I calculated some examples below:. Most interesting to me is that these numbers go up so exponentially that taking the world average for number of children per family 2. The other way to look at this is from the top down and see how quickly the distance of relation is magnified as generations move down—while you and your sibling grew up in the same house, your kids will be cousins who might or might not be friends and your grandkids might barely know each other.
In its first couple hundred years, before expanding into the thousands, it might look something like this:. Little Telia, born right around the year , is as much a mystery to you as your ancestors from the early s up above. Meet Your Ancestors All of Them. But this goal usually involves more than just a straightforward task; consider the experience a person is trying to create. What the condo buyers sought was to transition into a new life, in the specific circumstance of downsizing—which is completely different from the circumstance of buying a first home.
Before they understood the underlying job, the developers focused on trying to make the condo units ideal. For example, the new condos were competing not against other new condos but against the idea of no move at all. Prospective condo buyers were looking for simpler lives without the hassles of home ownership. But to get that, they thought, they had to endure the stress of selling their current homes, wading through exhausting choices about what to keep.
Or they could stay where they were, even though that solution would become increasingly imperfect as they aged. It was only when given a third option that addressed all the relevant criteria that shoppers became buyers. Creating space in the condo for a dining room table reduced a very real anxiety that prospective buyers had.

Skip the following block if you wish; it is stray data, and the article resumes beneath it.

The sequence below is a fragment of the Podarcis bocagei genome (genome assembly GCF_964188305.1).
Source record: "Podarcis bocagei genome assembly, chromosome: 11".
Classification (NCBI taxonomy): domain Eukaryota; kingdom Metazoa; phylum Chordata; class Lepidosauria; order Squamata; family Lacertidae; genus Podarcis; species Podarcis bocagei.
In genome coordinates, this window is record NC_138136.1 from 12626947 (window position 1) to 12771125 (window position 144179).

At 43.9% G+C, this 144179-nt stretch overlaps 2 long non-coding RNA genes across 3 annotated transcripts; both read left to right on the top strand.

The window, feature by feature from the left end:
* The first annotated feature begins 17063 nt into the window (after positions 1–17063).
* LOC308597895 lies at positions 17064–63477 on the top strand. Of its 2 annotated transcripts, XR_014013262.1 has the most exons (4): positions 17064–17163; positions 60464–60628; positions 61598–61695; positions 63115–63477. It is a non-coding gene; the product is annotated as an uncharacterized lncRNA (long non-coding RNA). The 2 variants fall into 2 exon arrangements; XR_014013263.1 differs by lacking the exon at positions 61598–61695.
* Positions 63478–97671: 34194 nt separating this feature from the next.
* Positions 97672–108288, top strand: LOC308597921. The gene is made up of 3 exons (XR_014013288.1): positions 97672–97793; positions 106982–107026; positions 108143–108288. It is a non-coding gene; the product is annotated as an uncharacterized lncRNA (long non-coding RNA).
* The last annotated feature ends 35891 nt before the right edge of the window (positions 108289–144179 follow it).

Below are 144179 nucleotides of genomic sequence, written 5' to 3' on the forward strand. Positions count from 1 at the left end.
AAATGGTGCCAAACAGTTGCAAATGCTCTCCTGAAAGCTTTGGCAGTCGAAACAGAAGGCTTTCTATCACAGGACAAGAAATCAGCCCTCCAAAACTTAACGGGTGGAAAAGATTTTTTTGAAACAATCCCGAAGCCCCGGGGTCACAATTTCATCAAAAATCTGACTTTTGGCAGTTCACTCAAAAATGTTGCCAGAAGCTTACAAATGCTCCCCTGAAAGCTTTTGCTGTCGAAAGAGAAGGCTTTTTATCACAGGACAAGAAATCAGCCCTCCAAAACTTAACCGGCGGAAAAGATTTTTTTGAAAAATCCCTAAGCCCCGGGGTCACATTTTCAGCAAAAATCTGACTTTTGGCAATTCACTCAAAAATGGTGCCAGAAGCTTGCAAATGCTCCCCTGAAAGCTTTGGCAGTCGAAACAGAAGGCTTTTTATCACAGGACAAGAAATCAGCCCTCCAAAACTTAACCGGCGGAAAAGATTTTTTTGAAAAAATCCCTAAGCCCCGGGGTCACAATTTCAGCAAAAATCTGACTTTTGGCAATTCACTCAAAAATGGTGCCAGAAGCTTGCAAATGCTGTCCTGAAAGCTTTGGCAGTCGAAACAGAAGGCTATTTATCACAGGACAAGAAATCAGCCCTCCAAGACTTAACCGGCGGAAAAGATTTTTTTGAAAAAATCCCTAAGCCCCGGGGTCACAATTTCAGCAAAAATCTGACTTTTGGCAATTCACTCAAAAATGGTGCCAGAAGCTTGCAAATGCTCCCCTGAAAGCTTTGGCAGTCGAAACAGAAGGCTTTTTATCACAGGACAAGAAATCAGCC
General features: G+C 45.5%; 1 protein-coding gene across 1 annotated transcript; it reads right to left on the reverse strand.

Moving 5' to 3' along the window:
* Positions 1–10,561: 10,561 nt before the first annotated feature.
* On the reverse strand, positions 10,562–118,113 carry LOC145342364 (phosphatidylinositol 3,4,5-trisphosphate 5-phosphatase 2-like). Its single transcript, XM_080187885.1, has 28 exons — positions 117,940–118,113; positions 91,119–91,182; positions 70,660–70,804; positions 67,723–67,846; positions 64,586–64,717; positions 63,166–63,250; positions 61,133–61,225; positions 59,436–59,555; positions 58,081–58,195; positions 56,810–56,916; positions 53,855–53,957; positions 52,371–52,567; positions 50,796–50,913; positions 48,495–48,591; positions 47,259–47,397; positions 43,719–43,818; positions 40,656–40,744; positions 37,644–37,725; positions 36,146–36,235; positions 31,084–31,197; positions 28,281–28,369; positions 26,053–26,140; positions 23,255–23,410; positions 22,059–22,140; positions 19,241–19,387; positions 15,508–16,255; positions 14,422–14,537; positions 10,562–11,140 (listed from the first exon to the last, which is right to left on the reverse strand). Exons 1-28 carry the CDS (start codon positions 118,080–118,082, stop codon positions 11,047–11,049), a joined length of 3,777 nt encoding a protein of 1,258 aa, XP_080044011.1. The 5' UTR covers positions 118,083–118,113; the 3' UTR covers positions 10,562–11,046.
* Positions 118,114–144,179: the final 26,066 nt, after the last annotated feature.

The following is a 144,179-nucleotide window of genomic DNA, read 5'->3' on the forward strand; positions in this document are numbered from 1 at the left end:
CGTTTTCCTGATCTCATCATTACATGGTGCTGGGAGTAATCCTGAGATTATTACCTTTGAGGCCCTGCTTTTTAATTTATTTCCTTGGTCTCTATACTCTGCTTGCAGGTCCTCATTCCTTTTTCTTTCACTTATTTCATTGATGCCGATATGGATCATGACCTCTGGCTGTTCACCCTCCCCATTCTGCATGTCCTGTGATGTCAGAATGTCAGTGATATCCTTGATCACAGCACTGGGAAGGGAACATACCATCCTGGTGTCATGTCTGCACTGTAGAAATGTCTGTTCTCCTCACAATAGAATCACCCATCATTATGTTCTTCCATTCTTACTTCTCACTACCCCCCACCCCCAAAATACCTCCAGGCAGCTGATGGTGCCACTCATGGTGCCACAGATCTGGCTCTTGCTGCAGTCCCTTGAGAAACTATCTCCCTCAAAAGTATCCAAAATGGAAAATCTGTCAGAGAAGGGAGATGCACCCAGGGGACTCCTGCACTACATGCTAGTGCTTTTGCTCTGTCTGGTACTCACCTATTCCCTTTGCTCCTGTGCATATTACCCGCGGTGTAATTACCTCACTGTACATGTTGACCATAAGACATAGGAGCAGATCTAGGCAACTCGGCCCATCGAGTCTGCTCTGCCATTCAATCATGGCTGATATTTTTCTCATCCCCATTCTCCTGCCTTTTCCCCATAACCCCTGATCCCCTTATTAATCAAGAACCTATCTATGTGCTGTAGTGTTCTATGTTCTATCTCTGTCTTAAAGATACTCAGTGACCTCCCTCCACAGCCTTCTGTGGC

Reducing their stress made a catalytic difference.
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These principles are described here in a business-to-consumer context, but jobs are just as important in B2B settings. A deep understanding of a job allows you to innovate without guessing what trade-offs your customers are willing to make. Des Traynor is a cofounder of Intercom, which makes software that helps companies stay in touch with customers via their websites, mobile apps, e-mail, and Facebook Messenger.
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Intercom, which now has more than 10, customers and grew fourfold in , adopted a jobs-to-be-done perspective to clarify its strategy in , when it was still an early-stage start-up. Here is an edited version of their conversation. Traynor: Somewhat by accident!
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In Intercom had just four engineers and some modest VC backing. I was asked to speak about managing a start-up at a conference. And that made an impression because…? We were searching for direction at the time.
Customer support? Market research? Nor did we know exactly what they were using us for. How had you approached those questions until then? And how did you figure out what the relevant job was?
We got in touch with innovation consultant Bob Moesta, who has a lot of practical experience with this approach. Bob and his team conducted individual interviews with two types of customers: people who had recently signed on with us, and people who had dropped the service or changed their usage significantly.
I listened in on four interviews live—and tried not to jump to judgment. Two things stood out. One, prospective clients who sampled our services were usually flailing. Their growth had flattened, and they were ready to try something new. And two, the words they described our product with were really different from the words we used.
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According to Bob, this is really common: Companies fall in love with their own jargon.